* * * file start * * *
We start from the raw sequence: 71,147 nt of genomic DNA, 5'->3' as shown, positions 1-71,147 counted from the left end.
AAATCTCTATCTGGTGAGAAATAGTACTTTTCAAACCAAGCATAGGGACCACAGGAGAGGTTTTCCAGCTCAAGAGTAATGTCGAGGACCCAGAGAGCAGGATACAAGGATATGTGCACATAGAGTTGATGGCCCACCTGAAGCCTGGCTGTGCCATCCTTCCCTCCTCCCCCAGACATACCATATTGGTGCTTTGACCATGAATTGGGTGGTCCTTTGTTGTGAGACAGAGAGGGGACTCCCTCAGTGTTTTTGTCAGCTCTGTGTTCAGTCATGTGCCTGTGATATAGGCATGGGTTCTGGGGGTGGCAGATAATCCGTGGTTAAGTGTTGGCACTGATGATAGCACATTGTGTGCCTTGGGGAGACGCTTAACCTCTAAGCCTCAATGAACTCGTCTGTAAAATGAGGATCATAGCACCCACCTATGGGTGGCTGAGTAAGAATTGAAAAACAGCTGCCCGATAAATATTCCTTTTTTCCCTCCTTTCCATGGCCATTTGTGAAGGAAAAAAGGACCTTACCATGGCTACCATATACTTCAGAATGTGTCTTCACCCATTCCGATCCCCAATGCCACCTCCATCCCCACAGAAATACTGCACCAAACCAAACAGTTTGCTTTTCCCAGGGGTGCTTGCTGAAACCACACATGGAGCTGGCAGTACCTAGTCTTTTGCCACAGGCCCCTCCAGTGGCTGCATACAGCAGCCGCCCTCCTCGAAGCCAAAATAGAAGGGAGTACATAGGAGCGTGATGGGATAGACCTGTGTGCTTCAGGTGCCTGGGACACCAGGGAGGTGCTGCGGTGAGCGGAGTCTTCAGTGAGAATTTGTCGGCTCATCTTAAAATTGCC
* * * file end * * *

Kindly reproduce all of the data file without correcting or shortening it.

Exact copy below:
We start from the raw sequence: 71,147 nt of genomic DNA, 5'->3' as shown, positions 1-71,147 counted from the left end.
AAATCTCTATCTGGTGAGAAATAGTACTTTTCAAACCAAGCATAGGGACCACAGGAGAGGTTTTCCAGCTCAAGAGTAATGTCGAGGACCCAGAGAGCAGGATACAAGGATATGTGCACATAGAGTTGATGGCCCACCTGAAGCCTGGCTGTGCCATCCTTCCCTCCTCCCCCAGACATACCATATTGGTGCTTTGACCATGAATTGGGTGGTCCTTTGTTGTGAGACAGAGAGGGGACTCCCTCAGTGTTTTTGTCAGCTCTGTGTTCAGTCATGTGCCTGTGATATAGGCATGGGTTCTGGGGGTGGCAGATAATCCGTGGTTAAGTGTTGGCACTGATGATAGCACATTGTGTGCCTTGGGGAGACGCTTAACCTCTAAGCCTCAATGAACTCGTCTGTAAAATGAGGATCATAGCACCCACCTATGGGTGGCTGAGTAAGAATTGAAAAACAGCTGCCCGATAAATATTCCTTTTTTCCCTCCTTTCCATGGCCATTTGTGAAGGAAAAAAGGACCTTACCATGGCTACCATATACTTCAGAATGTGTCTTCACCCATTCCGATCCCCAATGCCACCTCCATCCCCACAGAAATACTGCACCAAACCAAACAGTTTGCTTTTCCCAGGGGTGCTTGCTGAAACCACACATGGAGCTGGCAGTACCTAGTCTTTTGCCACAGGCCCCTCCAGTGGCTGCATACAGCAGCCGCCCTCCTCGAAGCCAAAATAGAAGGGAGTACATAGGAGCGTGATGGGATAGACCTGTGTGCTTCAGGTGCCTGGGACACCAGGGAGGTGCTGCGGTGAGCGGAGTCTTCAGTGAGAATTTGTCGGCTCATCTTAAAATTGCC